This study has institutional review board (IRB) approval / research ethics committee approval, and the document has been attached to the submission.
By collecting information on a total of 64 patients who underwent single level CDA surgery in two centers from June 2014 to January 2016, a retrospective, comparative, and double-center study was performed. During the follow-up period, the results at 5 time points were examined and evaluated: pre-operative stage, 1 week, 3 months, 1 year and the final follow-up. The inclusion and exclusion criteria were clearly defined (Table 1), which was developed jointly by the surgical teams at both centers. Among the 64 patients, 32 of them who have received Discover prothesis over the same period were enrolled into the control group; while the other 32 of them who received Pretic-I prothesis were enrolled into the experimental group.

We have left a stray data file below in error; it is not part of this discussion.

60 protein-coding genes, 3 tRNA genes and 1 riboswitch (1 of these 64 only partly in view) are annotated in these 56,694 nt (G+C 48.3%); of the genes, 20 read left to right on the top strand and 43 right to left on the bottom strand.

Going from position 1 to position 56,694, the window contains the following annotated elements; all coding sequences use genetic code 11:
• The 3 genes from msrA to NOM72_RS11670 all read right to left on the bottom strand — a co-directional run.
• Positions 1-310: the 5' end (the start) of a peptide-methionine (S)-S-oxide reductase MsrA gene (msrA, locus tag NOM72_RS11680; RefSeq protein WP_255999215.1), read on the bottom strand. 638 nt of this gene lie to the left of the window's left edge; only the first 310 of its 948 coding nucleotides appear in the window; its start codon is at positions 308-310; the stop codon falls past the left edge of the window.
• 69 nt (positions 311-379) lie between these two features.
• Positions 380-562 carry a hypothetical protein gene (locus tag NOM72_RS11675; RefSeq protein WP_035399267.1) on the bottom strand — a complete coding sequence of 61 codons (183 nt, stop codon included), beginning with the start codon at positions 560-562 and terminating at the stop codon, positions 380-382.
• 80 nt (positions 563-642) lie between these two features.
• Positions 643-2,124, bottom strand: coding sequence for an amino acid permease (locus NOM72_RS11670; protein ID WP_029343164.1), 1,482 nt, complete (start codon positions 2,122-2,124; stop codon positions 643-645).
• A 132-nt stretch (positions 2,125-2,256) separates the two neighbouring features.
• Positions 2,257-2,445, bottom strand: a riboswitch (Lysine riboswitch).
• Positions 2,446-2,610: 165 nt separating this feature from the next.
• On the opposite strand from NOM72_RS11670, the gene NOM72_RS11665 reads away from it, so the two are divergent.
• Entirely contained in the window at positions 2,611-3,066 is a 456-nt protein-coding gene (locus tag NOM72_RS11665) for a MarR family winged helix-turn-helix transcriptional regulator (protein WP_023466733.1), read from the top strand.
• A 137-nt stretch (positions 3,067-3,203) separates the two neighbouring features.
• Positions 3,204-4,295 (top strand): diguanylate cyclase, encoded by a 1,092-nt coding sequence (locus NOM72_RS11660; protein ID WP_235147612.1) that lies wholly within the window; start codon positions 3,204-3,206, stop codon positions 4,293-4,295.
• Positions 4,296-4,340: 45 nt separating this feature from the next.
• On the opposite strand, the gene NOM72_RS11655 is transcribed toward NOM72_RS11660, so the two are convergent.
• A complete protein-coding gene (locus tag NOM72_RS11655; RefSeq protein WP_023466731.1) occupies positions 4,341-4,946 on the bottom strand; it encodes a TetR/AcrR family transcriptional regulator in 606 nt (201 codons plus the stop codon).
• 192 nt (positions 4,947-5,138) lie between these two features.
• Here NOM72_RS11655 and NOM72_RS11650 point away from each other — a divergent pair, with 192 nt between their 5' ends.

Fifty patients (25 patients with Discover and 25 patients with Pretic-I) in our center and 14 patients (7 patients with Discover and 7 patients with Pretic-I) in another center accepted CDA surgery. Prior to the Pretic-I implant, the surgeons at both centers discussed the surgical technique and finalized the procedure and related details. The patient was supine under general anesthesia, and the C-arm was used to determine the position of cervical vertebra and the operative segment. The surgery field was fully exposed by the standard Smith-Robinson approach. After cutting and opening the anterior intervertebral disc annulus fibrosus, nucleus pulposus tissues were removed with nucleus pulposus forceps, and the cartilage endplate were scraped carefully. The dural membrane and bilateral nerve roots were confirmed to be free from compression. X-ray examination results in Fig. 1 showed that the size of the prosthesis was determined with a trial mold, and then the prosthesis of the corresponding size was implanted.